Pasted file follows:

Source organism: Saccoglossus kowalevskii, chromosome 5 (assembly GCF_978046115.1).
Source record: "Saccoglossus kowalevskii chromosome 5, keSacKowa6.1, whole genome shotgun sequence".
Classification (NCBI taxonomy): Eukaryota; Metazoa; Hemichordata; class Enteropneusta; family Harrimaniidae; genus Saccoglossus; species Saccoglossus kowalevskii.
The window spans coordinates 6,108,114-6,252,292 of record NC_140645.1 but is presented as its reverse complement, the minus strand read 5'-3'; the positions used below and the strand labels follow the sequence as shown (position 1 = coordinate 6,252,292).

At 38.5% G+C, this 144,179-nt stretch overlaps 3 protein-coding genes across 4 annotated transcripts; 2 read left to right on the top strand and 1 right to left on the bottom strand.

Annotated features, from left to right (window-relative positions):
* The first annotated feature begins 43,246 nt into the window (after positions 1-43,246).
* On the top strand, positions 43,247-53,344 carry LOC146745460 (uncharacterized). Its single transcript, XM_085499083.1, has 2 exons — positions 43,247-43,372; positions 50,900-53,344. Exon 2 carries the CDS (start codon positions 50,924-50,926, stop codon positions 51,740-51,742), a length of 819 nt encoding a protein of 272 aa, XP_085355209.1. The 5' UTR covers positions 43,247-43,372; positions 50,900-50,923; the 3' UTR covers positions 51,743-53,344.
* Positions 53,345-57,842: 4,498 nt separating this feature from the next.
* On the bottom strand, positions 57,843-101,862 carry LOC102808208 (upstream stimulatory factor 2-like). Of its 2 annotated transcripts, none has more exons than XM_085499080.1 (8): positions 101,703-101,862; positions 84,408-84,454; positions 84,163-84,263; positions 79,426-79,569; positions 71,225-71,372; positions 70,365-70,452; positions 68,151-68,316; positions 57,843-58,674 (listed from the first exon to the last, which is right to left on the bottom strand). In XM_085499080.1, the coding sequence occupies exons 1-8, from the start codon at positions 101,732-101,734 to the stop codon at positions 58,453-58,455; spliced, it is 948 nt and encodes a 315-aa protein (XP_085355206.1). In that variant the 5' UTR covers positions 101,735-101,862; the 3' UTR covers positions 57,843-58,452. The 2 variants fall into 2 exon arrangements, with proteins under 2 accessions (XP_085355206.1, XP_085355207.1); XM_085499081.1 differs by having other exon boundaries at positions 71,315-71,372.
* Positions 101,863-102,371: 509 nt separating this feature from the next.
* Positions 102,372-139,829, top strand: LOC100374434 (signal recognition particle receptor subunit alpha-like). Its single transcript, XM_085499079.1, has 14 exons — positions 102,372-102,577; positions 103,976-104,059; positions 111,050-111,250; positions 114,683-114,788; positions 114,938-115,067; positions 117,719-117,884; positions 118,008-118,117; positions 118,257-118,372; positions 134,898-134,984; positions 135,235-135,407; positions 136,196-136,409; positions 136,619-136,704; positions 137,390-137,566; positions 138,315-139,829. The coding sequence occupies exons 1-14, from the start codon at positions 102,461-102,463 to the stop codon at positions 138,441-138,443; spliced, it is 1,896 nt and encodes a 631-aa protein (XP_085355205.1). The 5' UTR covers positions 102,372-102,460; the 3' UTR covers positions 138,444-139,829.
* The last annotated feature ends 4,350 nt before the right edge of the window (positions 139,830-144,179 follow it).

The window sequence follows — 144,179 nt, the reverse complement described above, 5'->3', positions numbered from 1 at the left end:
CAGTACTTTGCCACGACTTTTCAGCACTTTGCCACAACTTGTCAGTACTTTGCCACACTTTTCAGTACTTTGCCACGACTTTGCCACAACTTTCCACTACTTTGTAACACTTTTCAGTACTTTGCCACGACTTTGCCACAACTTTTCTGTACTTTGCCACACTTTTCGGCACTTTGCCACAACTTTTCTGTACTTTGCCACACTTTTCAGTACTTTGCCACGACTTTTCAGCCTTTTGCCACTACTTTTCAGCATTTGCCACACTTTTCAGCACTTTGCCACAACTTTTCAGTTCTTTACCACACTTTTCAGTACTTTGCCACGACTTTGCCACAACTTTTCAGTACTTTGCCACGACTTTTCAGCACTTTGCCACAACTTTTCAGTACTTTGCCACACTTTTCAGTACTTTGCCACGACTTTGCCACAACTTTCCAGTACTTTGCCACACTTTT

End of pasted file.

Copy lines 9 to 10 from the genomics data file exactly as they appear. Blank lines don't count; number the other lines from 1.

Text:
* Positions 53,345-57,842: 4,498 nt separating this feature from the next.
* On the bottom strand, positions 57,843-101,862 carry LOC102808208 (upstream stimulatory factor 2-like). Of its 2 annotated transcripts, none has more exons than XM_085499080.1 (8): positions 101,703-101,862; positions 84,408-84,454; positions 84,163-84,263; positions 79,426-79,569; positions 71,225-71,372; positions 70,365-70,452; positions 68,151-68,316; positions 57,843-58,674 (listed from the first exon to the last, which is right to left on the bottom strand). In XM_085499080.1, the coding sequence occupies exons 1-8, from the start codon at positions 101,732-101,734 to the stop codon at positions 58,453-58,455; spliced, it is 948 nt and encodes a 315-aa protein (XP_085355206.1). In that variant the 5' UTR covers positions 101,735-101,862; the 3' UTR covers positions 57,843-58,452. The 2 variants fall into 2 exon arrangements, with proteins under 2 accessions (XP_085355206.1, XP_085355207.1); XM_085499081.1 differs by having other exon boundaries at positions 71,315-71,372.